Tax the Net!

By David Friedman
Senior Fellow

Planet IT
September 20, 2000

Few economic fantasies are as beguiling as the notion that the Internet consumes far less of our social infrastructure -- roads, energy, police, court time and so forth -- than brick-and-mortar stores and shops. "[An] e-commerce transaction," the Cato Institute recently argued, "does not require police protection, fire service, garbage collection and so on." Such claims support Congress' decision to exempt e-tailers from state sales taxes and fuel environmentalists' eagerness to tout the Web as the key to a greener future.

None of these contentions, however, survives even cursory examination. Contrary to the Cato Institute's libertarian mythology, e-commerce relies heavily on public services. Most states, for instance, have had to set up Internet fraud and anti-hacker task forces. Police and fire agencies protect both packages and the consumers who receive them. And even trivial Internet sales generate piles of cardboard waste.

Nor are online sales necessarily earth-friendly. Last December, the Center for Energy and Climate Solutions, a global-warming advocacy group, breathlessly reported that by replacing "atoms with bits" the Internet was reducing American energy and material consumption. E-commerce, the group assured us, lets consumers buy all the products they want without driving their cars or stimulating new retail development.

The truth is, there's scant evidence that online sales really do displace trips to real-world stores. Many Internet deals occur only after consumers check out products in local shops. In fact, energy analyst Mark Mills has shown that during the digital 1990s, U.S. consumption of transportation fuel actually rocketed by 12 percent, and air traffic grew by a remarkable 34 percent. "The Internet," Web pioneer Vinton Cerf once observed, "has the funny effect of increasing the amount of travel."

Competition, moreover, is forcing most online companies to use overnight air transport, by far the most wasteful use of oil and gas products. To spur sales, for example, Amazon.com announced that it was prepared to deliver 250,000 copies of the latest Harry Potter novel the day after the book's release. A whopping 100 FedEx flights and 9,000 delivery employees were required to make good on that promise.

And what about the energy costs required just for taking orders over the Web? E-commerce advocates often assume that the Internet, easily the most elaborate electrified system ever built, was somehow constructed and powered up for free. But electrons comprise the very lifeblood of the Web, and making sure they are in plentiful supply and go where they are supposed to is an enormously expensive proposition.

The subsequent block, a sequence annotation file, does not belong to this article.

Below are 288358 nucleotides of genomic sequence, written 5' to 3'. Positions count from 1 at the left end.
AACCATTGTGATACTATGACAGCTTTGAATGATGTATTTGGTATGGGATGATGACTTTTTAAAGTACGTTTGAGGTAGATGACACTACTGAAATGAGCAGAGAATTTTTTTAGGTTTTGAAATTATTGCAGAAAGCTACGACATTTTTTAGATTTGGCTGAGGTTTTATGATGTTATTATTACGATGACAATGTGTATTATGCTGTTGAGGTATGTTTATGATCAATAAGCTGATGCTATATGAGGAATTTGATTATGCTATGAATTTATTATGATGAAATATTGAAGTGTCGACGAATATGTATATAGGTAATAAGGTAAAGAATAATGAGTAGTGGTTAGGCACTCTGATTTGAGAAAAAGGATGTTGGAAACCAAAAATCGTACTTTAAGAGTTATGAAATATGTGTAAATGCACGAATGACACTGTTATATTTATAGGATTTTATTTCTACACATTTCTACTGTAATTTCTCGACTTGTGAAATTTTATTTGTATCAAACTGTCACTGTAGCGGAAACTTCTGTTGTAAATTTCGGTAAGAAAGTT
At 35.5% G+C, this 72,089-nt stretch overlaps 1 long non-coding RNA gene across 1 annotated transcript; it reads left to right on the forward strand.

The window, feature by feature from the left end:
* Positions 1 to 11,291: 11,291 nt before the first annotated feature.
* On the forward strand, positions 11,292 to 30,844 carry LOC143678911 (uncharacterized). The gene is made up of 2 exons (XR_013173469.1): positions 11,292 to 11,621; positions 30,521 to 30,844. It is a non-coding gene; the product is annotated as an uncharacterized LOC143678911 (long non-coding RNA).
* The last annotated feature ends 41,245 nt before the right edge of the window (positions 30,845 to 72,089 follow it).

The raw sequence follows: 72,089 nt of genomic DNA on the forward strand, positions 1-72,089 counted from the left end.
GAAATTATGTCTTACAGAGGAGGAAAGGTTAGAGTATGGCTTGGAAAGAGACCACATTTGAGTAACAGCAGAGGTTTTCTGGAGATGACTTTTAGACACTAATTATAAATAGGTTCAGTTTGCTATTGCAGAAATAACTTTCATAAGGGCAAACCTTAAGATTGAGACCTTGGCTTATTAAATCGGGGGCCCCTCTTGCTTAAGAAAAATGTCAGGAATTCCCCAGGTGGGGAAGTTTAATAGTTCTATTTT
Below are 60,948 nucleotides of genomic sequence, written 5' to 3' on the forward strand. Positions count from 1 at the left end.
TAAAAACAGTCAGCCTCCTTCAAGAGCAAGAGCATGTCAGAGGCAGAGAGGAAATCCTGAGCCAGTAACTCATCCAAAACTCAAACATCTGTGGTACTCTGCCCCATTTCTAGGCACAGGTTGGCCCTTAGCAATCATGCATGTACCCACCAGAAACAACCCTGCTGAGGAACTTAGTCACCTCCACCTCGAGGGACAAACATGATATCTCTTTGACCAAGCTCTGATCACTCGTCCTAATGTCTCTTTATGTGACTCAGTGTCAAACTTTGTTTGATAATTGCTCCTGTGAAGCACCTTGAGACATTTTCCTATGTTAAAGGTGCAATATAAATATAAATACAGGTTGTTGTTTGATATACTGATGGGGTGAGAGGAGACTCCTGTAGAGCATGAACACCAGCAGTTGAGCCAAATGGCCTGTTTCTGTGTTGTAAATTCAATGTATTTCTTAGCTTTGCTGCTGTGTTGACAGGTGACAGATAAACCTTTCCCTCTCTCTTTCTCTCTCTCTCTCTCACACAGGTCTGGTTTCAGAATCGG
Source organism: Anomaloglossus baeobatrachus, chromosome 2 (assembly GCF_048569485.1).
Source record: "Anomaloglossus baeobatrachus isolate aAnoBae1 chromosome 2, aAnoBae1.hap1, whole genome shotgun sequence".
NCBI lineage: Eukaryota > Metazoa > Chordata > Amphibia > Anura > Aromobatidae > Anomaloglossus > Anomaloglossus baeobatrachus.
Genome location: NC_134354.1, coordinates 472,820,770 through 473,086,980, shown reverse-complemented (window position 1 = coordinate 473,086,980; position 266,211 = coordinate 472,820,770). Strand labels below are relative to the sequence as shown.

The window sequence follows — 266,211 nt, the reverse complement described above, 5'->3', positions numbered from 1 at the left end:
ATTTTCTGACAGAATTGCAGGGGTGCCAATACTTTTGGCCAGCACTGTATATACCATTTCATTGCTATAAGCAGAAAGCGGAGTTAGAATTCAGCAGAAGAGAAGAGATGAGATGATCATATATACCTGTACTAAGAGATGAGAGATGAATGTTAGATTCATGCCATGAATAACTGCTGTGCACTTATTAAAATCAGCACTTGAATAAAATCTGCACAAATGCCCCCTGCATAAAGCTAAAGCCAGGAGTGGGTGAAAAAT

Traffic delays throughout the country attest to the massive installation of hundreds of thousands of miles of new cabling, server relays and hubs that supports Internet growth. Since 1997 alone, we have plugged more than $1 trillion worth of electric machinery into this ever-expanding network.

Analysts such as Mills estimate that far from conserving energy, the Internet accounts for some 8 to 15 percent of total U.S. electricity consumption -- up from nothing at the start of the decade. Over the past five years, U.S. electricity demand increased by more than the total generating capacity of Central and South America combined. Half of this new requirement was met by coal -- one of the dirtiest energy sources -- and nuclear power supplied another 20 percent. The U.S. economy currently spends four times more for electric power than for oil, a complete reversal from just three decades ago.

Internet delivery requirements are spurring massive new development and infrastructure growth. For example, ShopLink.com, an East Coast online grocery store, requires a fleet of 25 trucks, each of which makes 40 deliveries per day, just to meet e-grocery demand within a 50-mile radius. Multiply that by thousands of similar businesses, then add national and worldwide shipping requirements, and the result is an explosive need for new airports, factories, warehouses, vehicles and fuel.

Internet "fulfillment" development is everywhere apparent in areas like Ontario, Calif., suburban New Jersey and Portland, Ore., which sport cheap land and labor on the fringes of densely populated areas. Dubbed "aero-tropolises" by one scholar, they contribute to urban sprawl and stimulate precisely the demand for new schools, housing, development, and social infrastructure e-tailers disdain.

This is the real harm inflicted by the myth of virtual commerce: The Internet transforms but does not avoid the social costs of our economy. We currently fund commercial infrastructure by levying sales taxes that, however imperfectly, allocate public expenses to the consumers they benefit. E-commerce may change how we should think about these issues, but it cannot magically avoid them. They deserve a far more serious hearing than Internet advocates have allowed so far.

Copyright: 2000 Planet IT

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